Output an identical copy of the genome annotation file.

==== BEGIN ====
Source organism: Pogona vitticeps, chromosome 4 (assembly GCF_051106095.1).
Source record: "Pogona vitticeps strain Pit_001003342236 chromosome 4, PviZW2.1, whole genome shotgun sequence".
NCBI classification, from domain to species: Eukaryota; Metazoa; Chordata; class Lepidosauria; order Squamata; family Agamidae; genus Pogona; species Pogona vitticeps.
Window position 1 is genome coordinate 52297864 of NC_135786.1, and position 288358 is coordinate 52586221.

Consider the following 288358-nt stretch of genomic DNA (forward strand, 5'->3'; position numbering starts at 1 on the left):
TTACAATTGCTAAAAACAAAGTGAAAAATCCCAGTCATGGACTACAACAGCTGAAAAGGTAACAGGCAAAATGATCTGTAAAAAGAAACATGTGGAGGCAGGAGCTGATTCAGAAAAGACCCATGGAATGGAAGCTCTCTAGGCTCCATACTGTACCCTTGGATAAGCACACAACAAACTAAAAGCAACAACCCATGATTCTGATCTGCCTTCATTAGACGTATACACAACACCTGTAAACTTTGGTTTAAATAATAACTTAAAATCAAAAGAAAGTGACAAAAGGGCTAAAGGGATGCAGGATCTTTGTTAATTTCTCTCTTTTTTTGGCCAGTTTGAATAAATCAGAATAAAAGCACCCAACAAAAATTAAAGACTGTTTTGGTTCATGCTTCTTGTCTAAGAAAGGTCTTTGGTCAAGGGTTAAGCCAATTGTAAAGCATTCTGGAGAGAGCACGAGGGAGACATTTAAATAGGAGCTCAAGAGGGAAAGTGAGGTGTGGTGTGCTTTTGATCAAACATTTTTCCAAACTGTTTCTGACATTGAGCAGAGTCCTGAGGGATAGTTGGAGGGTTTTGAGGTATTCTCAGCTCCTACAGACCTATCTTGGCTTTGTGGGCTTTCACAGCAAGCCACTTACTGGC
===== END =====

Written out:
Source organism: Pogona vitticeps, chromosome 4 (assembly GCF_051106095.1).
Source record: "Pogona vitticeps strain Pit_001003342236 chromosome 4, PviZW2.1, whole genome shotgun sequence".
NCBI classification, from domain to species: Eukaryota; Metazoa; Chordata; class Lepidosauria; order Squamata; family Agamidae; genus Pogona; species Pogona vitticeps.
Window position 1 is genome coordinate 52297864 of NC_135786.1, and position 288358 is coordinate 52586221.

Consider the following 288358-nt stretch of genomic DNA (forward strand, 5'->3'; position numbering starts at 1 on the left):
TTACAATTGCTAAAAACAAAGTGAAAAATCCCAGTCATGGACTACAACAGCTGAAAAGGTAACAGGCAAAATGATCTGTAAAAAGAAACATGTGGAGGCAGGAGCTGATTCAGAAAAGACCCATGGAATGGAAGCTCTCTAGGCTCCATACTGTACCCTTGGATAAGCACACAACAAACTAAAAGCAACAACCCATGATTCTGATCTGCCTTCATTAGACGTATACACAACACCTGTAAACTTTGGTTTAAATAATAACTTAAAATCAAAAGAAAGTGACAAAAGGGCTAAAGGGATGCAGGATCTTTGTTAATTTCTCTCTTTTTTTGGCCAGTTTGAATAAATCAGAATAAAAGCACCCAACAAAAATTAAAGACTGTTTTGGTTCATGCTTCTTGTCTAAGAAAGGTCTTTGGTCAAGGGTTAAGCCAATTGTAAAGCATTCTGGAGAGAGCACGAGGGAGACATTTAAATAGGAGCTCAAGAGGGAAAGTGAGGTGTGGTGTGCTTTTGATCAAACATTTTTCCAAACTGTTTCTGACATTGAGCAGAGTCCTGAGGGATAGTTGGAGGGTTTTGAGGTATTCTCAGCTCCTACAGACCTATCTTGGCTTTGTGGGCTTTCACAGCAAGCCACTTACTGGC